• a file with content that is opened by another process for reading
  • a file with content that is opened by another process for writing
  • a file that the test program has no access to
  • a directory

Basically, the test evaluates the named quantities at all interesting points and especially after calls to std::getline().

Technically, the test consists of:

  • The C++ source of a test program with debug output. It expects an input filename as first command line argument.
  • A bash script that is compiling the C++ source code of the test program and setting up the test files for the test. It runs the compiled test program against various input filenames.

This is the shell script (readfile_tests.sh) (note that this has been written in a quick & dirty fashion):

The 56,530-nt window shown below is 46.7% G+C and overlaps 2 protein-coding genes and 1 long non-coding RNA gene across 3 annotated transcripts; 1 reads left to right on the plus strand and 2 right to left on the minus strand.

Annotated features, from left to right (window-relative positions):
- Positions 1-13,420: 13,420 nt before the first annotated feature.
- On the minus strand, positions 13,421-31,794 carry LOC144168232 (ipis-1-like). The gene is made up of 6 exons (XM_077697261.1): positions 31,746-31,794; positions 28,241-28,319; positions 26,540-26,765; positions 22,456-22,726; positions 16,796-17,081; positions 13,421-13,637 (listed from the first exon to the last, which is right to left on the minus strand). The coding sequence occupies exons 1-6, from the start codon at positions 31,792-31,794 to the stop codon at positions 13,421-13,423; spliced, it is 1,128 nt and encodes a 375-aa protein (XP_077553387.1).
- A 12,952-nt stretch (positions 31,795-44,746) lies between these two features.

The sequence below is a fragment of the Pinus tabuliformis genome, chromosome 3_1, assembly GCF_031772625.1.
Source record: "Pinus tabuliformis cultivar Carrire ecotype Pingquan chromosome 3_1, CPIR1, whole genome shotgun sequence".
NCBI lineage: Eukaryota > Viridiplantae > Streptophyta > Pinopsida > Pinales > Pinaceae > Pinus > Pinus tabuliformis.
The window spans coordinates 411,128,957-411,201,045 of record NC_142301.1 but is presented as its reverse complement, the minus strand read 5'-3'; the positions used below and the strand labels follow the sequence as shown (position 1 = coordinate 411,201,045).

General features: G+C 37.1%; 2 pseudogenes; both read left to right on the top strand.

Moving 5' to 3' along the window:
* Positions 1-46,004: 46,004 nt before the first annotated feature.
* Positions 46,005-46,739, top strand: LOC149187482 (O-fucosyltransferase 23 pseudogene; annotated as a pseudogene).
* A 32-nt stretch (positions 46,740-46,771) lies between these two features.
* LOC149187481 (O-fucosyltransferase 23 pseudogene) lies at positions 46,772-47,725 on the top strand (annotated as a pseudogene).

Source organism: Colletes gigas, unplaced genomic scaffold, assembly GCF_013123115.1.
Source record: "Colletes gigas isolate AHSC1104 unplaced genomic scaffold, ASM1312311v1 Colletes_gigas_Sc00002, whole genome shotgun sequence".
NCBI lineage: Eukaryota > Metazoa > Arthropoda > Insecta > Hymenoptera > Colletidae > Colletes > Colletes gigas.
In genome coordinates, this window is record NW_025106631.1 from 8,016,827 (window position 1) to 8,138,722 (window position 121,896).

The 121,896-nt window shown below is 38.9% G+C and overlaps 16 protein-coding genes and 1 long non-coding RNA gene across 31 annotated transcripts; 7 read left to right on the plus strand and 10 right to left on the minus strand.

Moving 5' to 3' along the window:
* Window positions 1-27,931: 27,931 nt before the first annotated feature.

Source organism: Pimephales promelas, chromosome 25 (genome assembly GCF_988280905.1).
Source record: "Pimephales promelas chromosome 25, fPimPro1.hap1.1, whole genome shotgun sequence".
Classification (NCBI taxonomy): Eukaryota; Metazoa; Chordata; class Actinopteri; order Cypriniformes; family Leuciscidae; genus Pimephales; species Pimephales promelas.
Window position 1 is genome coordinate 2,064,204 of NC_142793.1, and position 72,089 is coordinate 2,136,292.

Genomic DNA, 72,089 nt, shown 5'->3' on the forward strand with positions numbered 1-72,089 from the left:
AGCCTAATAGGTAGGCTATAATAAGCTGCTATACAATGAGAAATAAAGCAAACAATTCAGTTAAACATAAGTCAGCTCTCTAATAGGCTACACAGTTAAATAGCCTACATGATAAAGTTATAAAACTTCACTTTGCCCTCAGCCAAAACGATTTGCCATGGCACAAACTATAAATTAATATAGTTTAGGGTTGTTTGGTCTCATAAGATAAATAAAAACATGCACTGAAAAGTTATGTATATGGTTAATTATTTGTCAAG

#!/bin/bash
 
COMPILATION_SOURCE=$1
NE_FILE="na"
EMPTY_FILE="empty_file"
ONE_LINE_FILE="one_line_file"
INVALID_LINE_FILE="invalid_line_file"
FILE_READ="file_read"
FILE_WRITTEN="file_written"
FILE_DENIED="/root/.bashrc"
DIR="dir"
 
# Compile test program, resulting in a.out executable.
g++ $COMPILATION_SOURCE
 
# Create test files / directories and put them in the desired state.
touch $EMPTY_FILE
if [[ ! -d $DIR ]]; then
    mkdir $DIR
fi
echo "rofl" > $ONE_LINE_FILE
echo -ne "validline\ninvalidline" > $INVALID_LINE_FILE
echo "i am opened to read from" > $FILE_READ
python -c 'import time; f = open("'$FILE_READ'"); time.sleep(4)' &
echo "i am opened to write to" > $FILE_WRITTEN
python -c 'import time; f = open("'$FILE_WRITTEN'", "a"); time.sleep(4)' & 
 
# Execute test cases.
echo "******** testing on non-existent file.."
./a.out $NE_FILE
echo
echo "******** testing on empty file.."
./a.out $EMPTY_FILE
echo
echo "******** testing on valid file with one line content"
./a.out $ONE_LINE_FILE